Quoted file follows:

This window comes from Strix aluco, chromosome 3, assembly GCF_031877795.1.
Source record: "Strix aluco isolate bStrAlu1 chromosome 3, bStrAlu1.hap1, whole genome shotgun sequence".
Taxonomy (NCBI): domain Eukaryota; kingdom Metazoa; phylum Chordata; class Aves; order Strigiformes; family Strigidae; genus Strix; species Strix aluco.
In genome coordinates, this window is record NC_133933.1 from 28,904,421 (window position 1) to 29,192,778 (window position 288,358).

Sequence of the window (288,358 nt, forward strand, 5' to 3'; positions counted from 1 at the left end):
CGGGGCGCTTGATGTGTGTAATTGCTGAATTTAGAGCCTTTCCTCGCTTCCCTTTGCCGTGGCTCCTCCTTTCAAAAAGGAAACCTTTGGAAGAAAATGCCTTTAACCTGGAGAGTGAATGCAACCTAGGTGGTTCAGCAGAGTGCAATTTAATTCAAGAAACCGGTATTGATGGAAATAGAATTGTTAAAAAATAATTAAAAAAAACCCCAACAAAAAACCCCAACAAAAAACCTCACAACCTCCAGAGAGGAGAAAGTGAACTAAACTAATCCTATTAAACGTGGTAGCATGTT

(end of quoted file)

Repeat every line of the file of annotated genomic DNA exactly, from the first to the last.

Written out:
This window comes from Strix aluco, chromosome 3, assembly GCF_031877795.1.
Source record: "Strix aluco isolate bStrAlu1 chromosome 3, bStrAlu1.hap1, whole genome shotgun sequence".
Taxonomy (NCBI): domain Eukaryota; kingdom Metazoa; phylum Chordata; class Aves; order Strigiformes; family Strigidae; genus Strix; species Strix aluco.
In genome coordinates, this window is record NC_133933.1 from 28,904,421 (window position 1) to 29,192,778 (window position 288,358).

Sequence of the window (288,358 nt, forward strand, 5' to 3'; positions counted from 1 at the left end):
CGGGGCGCTTGATGTGTGTAATTGCTGAATTTAGAGCCTTTCCTCGCTTCCCTTTGCCGTGGCTCCTCCTTTCAAAAAGGAAACCTTTGGAAGAAAATGCCTTTAACCTGGAGAGTGAATGCAACCTAGGTGGTTCAGCAGAGTGCAATTTAATTCAAGAAACCGGTATTGATGGAAATAGAATTGTTAAAAAATAATTAAAAAAAACCCCAACAAAAAACCCCAACAAAAAACCTCACAACCTCCAGAGAGGAGAAAGTGAACTAAACTAATCCTATTAAACGTGGTAGCATGTT